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What were the consequences of the Berlin Blockade and Airlift (1948-49)?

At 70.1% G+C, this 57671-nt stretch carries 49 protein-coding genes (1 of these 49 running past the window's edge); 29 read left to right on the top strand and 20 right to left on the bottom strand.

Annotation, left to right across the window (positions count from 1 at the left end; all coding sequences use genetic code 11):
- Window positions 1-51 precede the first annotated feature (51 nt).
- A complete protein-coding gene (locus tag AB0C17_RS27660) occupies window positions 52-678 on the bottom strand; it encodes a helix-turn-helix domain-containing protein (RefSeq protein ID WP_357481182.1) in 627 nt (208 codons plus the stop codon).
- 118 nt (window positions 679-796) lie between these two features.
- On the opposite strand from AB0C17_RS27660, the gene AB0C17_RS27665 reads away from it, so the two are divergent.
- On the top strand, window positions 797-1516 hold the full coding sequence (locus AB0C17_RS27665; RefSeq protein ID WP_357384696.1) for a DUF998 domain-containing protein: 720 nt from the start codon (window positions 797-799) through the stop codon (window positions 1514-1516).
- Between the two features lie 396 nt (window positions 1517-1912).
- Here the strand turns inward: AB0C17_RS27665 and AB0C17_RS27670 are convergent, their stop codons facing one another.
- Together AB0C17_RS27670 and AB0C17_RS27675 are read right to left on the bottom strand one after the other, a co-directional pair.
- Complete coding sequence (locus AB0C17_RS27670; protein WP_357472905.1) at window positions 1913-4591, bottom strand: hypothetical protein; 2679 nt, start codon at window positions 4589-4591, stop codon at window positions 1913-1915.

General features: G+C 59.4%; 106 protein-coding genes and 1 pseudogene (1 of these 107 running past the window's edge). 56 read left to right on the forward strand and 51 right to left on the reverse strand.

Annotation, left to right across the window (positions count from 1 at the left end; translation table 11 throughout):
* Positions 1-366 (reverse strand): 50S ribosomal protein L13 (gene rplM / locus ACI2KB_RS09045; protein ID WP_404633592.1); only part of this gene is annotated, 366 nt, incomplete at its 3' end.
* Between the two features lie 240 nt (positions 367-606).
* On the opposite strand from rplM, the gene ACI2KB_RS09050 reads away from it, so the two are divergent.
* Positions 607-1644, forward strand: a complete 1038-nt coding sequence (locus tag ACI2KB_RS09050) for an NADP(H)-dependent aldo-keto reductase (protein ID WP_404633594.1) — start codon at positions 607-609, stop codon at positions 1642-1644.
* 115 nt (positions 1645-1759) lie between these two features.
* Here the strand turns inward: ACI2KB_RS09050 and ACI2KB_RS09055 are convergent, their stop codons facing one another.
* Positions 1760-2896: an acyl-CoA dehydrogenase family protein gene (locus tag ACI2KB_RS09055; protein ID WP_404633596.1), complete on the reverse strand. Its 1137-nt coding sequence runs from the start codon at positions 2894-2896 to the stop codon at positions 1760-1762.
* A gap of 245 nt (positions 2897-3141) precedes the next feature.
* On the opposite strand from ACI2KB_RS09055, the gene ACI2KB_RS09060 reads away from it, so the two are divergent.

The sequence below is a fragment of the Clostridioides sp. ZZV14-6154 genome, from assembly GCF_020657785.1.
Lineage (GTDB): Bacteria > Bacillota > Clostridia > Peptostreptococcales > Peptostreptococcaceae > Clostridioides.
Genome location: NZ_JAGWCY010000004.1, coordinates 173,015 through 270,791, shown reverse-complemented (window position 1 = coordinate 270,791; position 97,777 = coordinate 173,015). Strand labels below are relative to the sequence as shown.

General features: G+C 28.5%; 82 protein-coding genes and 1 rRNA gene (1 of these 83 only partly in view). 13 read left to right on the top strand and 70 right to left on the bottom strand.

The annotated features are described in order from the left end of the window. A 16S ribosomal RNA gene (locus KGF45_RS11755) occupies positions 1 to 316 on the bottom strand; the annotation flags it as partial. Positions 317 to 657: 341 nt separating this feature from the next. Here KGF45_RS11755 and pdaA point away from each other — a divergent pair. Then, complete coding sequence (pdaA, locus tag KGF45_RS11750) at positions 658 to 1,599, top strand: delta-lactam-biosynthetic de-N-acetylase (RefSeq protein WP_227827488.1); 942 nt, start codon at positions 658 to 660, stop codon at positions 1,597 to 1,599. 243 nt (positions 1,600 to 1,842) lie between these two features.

The Berlin blockade and airlift was a major incident in the Cold War because it was the first case of direct conflict between the US and the USSR. Indeed, both the blockade and the airlift had the potential to spark war. Consequently, it greatly increased tensions between the two superpowers. The blockade had convinced the Western powers that they needed to cooperate militarily with other Western countries (Such as Britain and France) in order to protect themselves against the threat of the Soviet Union. Thus, a direct consequence of the blockade and airlift was the formation of NATO by the Western powers. In addition to this, in April 1949, the USA, Britain and France announced the formation of the German Federal Republic which officially divided Germany into Western and Eastern blocs as a result of the tensions caused by the blockade.Another important consequence of the blockade and airlift was the continuation of Western presence in Berlin. In the long term, this would ensure that Berlin continued to a be a hotspot in Cold War relations, facilitating another crisis with the building of the Berlin Wall in 1961. Likewise, the airlift was used as propaganda in the USA to claim victory over the East. This solidified the importance of Berlin in the propaganda war between East and West, which continued throughout the Cold War.

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